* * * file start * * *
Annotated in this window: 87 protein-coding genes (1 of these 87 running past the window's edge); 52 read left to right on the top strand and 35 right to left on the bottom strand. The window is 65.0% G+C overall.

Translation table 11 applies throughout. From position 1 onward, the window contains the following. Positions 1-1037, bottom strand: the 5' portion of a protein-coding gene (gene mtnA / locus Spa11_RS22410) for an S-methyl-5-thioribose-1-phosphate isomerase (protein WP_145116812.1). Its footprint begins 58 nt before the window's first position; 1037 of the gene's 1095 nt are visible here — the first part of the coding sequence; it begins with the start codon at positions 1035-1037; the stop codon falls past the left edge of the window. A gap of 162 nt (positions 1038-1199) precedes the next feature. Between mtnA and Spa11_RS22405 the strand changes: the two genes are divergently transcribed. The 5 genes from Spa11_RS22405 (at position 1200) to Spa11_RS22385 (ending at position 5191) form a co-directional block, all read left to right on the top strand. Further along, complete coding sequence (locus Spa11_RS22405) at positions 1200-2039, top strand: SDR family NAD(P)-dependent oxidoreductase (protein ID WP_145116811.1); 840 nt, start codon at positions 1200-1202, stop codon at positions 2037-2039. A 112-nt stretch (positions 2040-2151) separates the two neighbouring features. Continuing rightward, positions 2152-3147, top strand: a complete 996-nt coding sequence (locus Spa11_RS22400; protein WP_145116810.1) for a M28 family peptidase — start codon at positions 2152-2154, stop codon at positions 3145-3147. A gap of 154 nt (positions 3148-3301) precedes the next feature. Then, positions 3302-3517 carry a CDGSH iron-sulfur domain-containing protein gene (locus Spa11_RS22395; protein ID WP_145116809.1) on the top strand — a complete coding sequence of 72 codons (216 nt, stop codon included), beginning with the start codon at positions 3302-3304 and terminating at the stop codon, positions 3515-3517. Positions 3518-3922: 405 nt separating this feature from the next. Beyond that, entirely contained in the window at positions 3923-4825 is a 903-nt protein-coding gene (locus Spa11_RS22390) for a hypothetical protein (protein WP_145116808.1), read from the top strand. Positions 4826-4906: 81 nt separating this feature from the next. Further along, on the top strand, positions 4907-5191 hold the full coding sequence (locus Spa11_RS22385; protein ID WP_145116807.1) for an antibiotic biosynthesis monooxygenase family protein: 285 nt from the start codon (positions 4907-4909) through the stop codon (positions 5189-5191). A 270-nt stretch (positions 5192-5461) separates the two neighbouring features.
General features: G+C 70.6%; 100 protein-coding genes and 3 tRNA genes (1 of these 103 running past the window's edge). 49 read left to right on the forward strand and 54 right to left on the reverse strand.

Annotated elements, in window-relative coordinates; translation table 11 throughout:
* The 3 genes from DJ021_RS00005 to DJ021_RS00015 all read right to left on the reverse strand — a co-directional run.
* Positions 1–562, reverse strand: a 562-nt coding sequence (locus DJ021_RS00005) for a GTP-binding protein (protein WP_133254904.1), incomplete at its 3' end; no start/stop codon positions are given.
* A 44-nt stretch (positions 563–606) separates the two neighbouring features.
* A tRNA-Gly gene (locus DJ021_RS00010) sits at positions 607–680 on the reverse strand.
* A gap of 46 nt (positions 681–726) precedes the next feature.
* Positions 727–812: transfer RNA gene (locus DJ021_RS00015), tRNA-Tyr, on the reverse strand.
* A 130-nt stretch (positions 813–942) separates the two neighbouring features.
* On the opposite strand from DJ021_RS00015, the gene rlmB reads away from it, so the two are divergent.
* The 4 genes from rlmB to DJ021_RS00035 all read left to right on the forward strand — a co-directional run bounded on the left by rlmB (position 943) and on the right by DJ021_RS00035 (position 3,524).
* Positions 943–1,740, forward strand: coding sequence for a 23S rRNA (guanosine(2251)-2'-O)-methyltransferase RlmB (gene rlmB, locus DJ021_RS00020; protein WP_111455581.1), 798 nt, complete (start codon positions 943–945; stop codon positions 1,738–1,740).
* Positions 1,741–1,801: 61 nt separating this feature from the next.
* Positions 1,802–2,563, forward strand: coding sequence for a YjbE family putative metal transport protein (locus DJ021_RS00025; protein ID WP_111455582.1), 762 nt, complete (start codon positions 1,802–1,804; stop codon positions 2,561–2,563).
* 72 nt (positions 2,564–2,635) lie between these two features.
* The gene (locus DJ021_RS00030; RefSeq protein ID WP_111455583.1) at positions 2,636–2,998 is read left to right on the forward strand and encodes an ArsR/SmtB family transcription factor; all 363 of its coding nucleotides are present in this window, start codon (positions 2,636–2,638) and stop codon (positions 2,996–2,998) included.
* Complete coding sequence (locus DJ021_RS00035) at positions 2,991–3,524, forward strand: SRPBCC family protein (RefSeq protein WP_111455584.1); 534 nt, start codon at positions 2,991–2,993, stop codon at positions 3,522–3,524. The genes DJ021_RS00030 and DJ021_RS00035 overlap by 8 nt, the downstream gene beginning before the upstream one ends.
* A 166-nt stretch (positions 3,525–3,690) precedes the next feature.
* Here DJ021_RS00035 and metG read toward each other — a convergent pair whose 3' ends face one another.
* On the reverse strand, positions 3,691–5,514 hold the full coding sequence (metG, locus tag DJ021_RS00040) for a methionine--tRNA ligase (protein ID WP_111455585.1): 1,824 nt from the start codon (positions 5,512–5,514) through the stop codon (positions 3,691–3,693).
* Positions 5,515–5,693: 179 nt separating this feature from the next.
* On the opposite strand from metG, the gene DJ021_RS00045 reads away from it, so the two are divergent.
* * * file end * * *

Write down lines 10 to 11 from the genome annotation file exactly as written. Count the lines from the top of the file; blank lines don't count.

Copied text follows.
* Positions 727–812: transfer RNA gene (locus DJ021_RS00015), tRNA-Tyr, on the reverse strand.
* A 130-nt stretch (positions 813–942) separates the two neighbouring features.